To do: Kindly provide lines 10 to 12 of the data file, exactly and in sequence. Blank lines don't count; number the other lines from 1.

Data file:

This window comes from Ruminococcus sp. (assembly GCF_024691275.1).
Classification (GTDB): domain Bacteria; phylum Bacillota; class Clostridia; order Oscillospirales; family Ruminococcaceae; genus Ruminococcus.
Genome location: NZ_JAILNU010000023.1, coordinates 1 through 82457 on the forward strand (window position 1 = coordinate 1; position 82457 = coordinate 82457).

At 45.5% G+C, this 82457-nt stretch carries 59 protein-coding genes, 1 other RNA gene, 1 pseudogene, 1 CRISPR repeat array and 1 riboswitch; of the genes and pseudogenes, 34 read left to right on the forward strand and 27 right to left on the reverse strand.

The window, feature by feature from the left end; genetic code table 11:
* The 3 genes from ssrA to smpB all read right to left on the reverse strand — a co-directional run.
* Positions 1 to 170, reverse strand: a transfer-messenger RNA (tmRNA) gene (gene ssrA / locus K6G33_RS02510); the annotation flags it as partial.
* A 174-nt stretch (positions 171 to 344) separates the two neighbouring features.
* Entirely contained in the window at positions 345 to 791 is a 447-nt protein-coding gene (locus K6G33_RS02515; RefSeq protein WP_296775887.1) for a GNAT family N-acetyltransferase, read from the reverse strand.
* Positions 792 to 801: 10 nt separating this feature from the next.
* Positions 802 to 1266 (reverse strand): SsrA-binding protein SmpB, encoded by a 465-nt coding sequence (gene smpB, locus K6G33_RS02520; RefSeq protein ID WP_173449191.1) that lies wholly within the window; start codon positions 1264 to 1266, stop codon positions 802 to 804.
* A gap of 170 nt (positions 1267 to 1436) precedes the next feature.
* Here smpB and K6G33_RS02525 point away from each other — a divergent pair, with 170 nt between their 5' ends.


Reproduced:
* Positions 792 to 801: 10 nt separating this feature from the next.
* Positions 802 to 1266 (reverse strand): SsrA-binding protein SmpB, encoded by a 465-nt coding sequence (gene smpB, locus K6G33_RS02520; RefSeq protein ID WP_173449191.1) that lies wholly within the window; start codon positions 1264 to 1266, stop codon positions 802 to 804.
* A gap of 170 nt (positions 1267 to 1436) precedes the next feature.